Africa represents a potential rich hunting ground for merger and acquisition deals, in particular as majors look to shed non-core assets to focus on bigger plays, such as deep water.
“There will be a lot of opportunities because of the fact that the majors are getting into the very big projects today – like in Mozambique, and also in places like Senegal. That will open the door to various transactions,” Frank Pluta, energy group head, energy and natural resources at French bank Natixis, said at the Africa Oil Week conference in Cape Town on Thursday.
Instances of majors spending big on African assets recently include ExxonMobil getting into Mozambique, BP partnering with Kosmos Energy in Senegal and Mauritania, and Total’s $8.8 billion acquisition of the African portfolio of Anadarko Petroleum after Anadarko was bought by Occidental Petroleum.
Both ExxonMobil and Total, along with other majors, are running large-scale asset sale programmes after spending big on entering large plays – which presents opportunities for independents and others.
One Pluta referenced was the recent acquisition of Eland Oil & Gas by Nigerian independent Seplat Petroleum Development in October in a deal worth around $484 million.
Similar opportunities for deals around the $500 million mark and larger will open up in the African market, Pluta and his fellow panelists agreed.
“I think players are still being cautious and selective in their approach to M&A,” said Sheivaan Naidoo, director of PwC.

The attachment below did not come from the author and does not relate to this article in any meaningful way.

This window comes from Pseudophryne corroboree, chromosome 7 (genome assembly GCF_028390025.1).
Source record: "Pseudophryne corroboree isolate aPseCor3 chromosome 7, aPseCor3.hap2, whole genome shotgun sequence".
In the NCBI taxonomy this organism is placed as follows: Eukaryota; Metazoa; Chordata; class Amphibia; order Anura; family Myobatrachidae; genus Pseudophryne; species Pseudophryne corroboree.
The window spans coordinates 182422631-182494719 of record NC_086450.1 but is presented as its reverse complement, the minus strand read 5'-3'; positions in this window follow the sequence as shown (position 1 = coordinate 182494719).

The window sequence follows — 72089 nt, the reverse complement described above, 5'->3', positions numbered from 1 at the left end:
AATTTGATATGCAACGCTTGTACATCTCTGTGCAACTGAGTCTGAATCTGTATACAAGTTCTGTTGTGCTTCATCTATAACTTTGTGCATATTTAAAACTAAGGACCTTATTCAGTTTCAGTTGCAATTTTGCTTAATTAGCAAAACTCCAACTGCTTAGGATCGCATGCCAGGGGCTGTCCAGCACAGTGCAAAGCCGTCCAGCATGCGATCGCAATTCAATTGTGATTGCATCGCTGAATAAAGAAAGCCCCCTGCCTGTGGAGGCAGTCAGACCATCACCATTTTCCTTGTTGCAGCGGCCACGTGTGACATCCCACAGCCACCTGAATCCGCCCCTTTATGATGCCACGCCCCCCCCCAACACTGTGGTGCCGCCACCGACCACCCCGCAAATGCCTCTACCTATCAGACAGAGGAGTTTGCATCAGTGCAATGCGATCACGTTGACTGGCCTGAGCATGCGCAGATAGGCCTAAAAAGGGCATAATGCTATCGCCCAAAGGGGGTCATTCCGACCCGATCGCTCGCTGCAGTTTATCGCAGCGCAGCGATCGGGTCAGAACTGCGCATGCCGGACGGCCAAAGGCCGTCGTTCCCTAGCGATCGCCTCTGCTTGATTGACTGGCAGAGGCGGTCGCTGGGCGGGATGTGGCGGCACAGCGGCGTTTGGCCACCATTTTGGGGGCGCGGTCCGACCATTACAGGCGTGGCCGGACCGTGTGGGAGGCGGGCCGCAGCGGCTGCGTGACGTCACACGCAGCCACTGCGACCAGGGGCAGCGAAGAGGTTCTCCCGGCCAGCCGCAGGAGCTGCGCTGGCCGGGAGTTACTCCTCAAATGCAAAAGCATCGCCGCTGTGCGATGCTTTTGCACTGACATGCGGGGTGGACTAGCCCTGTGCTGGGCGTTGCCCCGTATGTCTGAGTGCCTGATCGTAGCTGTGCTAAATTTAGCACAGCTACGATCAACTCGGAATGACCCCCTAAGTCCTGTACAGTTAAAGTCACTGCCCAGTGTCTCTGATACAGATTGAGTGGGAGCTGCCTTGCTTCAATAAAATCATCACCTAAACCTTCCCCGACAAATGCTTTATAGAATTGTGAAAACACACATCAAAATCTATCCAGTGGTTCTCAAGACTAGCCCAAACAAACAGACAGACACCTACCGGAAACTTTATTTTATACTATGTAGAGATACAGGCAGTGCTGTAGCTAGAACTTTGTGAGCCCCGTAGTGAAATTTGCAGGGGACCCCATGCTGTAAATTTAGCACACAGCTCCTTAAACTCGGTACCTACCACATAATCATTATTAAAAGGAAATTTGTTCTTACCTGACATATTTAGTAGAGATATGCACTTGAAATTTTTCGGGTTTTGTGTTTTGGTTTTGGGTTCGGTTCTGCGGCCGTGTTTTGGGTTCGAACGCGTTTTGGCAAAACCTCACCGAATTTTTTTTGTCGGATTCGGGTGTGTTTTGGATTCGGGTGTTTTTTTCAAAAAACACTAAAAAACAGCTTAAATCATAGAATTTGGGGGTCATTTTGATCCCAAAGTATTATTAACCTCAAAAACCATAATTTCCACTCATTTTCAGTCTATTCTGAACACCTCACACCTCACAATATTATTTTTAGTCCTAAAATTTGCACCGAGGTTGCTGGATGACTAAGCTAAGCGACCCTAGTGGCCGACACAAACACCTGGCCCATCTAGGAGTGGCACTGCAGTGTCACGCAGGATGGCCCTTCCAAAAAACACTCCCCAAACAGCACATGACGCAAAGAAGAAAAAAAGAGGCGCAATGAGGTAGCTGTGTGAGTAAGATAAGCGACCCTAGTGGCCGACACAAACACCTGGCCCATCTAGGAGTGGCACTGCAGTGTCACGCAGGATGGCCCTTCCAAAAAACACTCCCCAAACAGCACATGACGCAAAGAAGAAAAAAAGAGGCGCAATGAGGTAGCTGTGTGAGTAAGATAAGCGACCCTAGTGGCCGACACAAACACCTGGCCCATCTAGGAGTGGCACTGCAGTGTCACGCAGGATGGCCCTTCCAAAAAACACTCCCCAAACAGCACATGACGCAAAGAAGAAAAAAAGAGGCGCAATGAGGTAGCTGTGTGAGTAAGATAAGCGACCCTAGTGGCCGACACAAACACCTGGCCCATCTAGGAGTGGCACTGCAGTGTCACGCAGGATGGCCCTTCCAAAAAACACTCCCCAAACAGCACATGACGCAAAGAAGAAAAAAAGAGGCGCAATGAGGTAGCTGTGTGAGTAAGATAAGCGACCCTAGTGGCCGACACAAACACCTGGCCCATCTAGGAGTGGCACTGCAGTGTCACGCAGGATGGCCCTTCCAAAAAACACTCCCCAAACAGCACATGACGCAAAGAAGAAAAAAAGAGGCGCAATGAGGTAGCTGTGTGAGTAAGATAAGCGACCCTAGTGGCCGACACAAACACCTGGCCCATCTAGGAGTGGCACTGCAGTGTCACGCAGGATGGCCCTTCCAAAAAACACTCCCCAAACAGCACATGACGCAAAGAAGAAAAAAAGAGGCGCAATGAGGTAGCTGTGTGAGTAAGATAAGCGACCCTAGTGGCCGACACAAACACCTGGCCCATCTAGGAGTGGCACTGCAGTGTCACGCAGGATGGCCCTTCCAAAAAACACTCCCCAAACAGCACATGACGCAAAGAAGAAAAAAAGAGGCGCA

“There is still a lot of opportunity around consolidation in the market, particularly around smaller independents as they scale through the cycle.
“We also see continued efforts the majors to continue to dispose of non-core assets, to rationalise and focus on higher-quality, world-class deep-water opportunities.
“I think there is scope for further growth on the continent, spearheaded by a lot of the independents and indigenous companies – whether that be new acquisitions or corporate restructures.”
Naidoo and Pluta were joined on stage by Tom Hickey, chief executive of newly formed private equity-backed Boru Energy. The Irish player is backed by funds of up to $1 billion – minus debt – by private equity giant Carlyle Group, as it hunts for non-operated positions in Sub-Saharan Africa.
“We also see opportunities in terms of companies rebalancing their portfolios,” Hickey said.
“People are managing their portfolios in terms of looking at assets that are core, non-core, or perhaps they want to reallocate their cash. You need new companies, new supplies of capital and people with balance sheets to avail of those opportunities.”
Hickey said a challenge is to create the right team to seize opportunities.
“Africa can be a very rewarding and very accessible place to do business if you understand it and how to build relationships.”
There is also space for both the public markets and private equity to get involved in transactions on the continent.
“I think there is an imperative on the public markets side to try to be bigger and more sustainable and create a platform where you can look (sustain returns to shareholders) over a longer period of time,” Hickey said.
“For private equities, that slightly longer investment horizon, that ability to recognise that we live in an industry where you can have cycles and you can have dips and turbulence from time to time, means that there is certainly an advantage to be patient and having a slightly longer view on things,” he said.
“People’s view on how long they should expect to be invested for and what an exit really means actually evolves over time.”
Hickey added: “Ultimately it comes down to asset quality.”